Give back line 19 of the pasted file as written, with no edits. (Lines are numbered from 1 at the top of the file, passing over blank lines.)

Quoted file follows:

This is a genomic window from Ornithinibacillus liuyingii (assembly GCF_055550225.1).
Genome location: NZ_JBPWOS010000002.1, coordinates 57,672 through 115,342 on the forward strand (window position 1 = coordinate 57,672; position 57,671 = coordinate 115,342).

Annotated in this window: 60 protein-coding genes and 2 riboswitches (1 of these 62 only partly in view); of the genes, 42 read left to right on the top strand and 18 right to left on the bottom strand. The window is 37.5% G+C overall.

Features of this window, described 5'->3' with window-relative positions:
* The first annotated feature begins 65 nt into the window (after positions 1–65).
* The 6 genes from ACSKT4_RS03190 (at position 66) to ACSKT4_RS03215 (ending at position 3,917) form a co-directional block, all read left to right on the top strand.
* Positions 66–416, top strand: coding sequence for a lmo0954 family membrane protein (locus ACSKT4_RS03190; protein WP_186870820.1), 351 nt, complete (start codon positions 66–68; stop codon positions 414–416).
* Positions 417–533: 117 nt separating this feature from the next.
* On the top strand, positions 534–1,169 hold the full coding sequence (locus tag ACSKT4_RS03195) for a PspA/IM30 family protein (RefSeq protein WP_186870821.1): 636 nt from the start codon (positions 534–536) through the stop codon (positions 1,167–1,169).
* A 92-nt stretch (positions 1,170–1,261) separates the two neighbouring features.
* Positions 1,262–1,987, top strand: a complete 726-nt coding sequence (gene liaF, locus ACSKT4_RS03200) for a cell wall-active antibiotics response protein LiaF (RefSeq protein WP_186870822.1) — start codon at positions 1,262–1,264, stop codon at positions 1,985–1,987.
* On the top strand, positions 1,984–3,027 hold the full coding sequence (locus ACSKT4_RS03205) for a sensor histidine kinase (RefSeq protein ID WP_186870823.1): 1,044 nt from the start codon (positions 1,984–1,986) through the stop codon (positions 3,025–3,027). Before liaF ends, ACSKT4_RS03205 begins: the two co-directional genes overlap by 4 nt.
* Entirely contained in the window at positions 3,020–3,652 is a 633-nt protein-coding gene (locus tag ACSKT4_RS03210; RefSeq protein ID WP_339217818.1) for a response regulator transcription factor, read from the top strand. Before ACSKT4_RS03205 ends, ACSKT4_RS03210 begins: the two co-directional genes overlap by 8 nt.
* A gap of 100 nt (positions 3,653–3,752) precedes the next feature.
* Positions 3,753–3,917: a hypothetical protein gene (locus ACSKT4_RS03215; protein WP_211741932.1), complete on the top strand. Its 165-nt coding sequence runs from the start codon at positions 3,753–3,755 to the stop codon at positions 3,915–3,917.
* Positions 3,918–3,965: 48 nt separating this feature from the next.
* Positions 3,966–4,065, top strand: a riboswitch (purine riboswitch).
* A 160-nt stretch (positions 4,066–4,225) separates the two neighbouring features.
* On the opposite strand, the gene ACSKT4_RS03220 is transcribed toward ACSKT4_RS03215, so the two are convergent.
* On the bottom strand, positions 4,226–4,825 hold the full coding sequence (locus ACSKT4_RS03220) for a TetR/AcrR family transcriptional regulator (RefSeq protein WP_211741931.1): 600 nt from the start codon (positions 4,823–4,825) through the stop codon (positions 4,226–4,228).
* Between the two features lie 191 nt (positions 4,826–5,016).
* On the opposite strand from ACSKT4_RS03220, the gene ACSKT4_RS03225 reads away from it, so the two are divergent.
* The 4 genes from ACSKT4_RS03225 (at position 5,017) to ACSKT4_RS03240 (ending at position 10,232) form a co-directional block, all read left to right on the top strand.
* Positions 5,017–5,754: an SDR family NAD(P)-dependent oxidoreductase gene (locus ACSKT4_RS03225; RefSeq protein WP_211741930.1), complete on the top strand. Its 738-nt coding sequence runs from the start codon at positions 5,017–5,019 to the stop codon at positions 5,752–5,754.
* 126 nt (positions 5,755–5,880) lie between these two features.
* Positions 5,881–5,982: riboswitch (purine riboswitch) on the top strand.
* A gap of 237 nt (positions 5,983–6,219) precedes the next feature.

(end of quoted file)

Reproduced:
* On the opposite strand, the gene ACSKT4_RS03220 is transcribed toward ACSKT4_RS03215, so the two are convergent.